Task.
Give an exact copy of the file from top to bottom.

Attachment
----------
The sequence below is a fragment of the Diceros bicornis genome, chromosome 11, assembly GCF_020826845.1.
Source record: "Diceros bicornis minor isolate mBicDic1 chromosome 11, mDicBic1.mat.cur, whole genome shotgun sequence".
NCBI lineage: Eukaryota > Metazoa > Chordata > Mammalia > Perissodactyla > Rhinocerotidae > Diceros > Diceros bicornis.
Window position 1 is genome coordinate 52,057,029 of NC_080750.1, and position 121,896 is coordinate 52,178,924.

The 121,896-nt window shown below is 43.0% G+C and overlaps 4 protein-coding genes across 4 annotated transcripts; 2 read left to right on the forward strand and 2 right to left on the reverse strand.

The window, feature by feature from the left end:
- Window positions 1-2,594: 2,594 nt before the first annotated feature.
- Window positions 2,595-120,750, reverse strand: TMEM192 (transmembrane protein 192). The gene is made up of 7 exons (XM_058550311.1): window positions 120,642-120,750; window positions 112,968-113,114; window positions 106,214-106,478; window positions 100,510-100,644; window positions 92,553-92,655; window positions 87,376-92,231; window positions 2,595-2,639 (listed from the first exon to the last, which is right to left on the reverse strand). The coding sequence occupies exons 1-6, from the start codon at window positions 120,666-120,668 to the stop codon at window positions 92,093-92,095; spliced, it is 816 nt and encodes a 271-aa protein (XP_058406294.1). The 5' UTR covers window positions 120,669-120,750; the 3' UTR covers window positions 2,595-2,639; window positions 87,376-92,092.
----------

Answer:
The sequence below is a fragment of the Diceros bicornis genome, chromosome 11, assembly GCF_020826845.1.
Source record: "Diceros bicornis minor isolate mBicDic1 chromosome 11, mDicBic1.mat.cur, whole genome shotgun sequence".
NCBI lineage: Eukaryota > Metazoa > Chordata > Mammalia > Perissodactyla > Rhinocerotidae > Diceros > Diceros bicornis.
Window position 1 is genome coordinate 52,057,029 of NC_080750.1, and position 121,896 is coordinate 52,178,924.

The 121,896-nt window shown below is 43.0% G+C and overlaps 4 protein-coding genes across 4 annotated transcripts; 2 read left to right on the forward strand and 2 right to left on the reverse strand.

The window, feature by feature from the left end:
- Window positions 1-2,594: 2,594 nt before the first annotated feature.
- Window positions 2,595-120,750, reverse strand: TMEM192 (transmembrane protein 192). The gene is made up of 7 exons (XM_058550311.1): window positions 120,642-120,750; window positions 112,968-113,114; window positions 106,214-106,478; window positions 100,510-100,644; window positions 92,553-92,655; window positions 87,376-92,231; window positions 2,595-2,639 (listed from the first exon to the last, which is right to left on the reverse strand). The coding sequence occupies exons 1-6, from the start codon at window positions 120,666-120,668 to the stop codon at window positions 92,093-92,095; spliced, it is 816 nt and encodes a 271-aa protein (XP_058406294.1). The 5' UTR covers window positions 120,669-120,750; the 3' UTR covers window positions 2,595-2,639; window positions 87,376-92,092.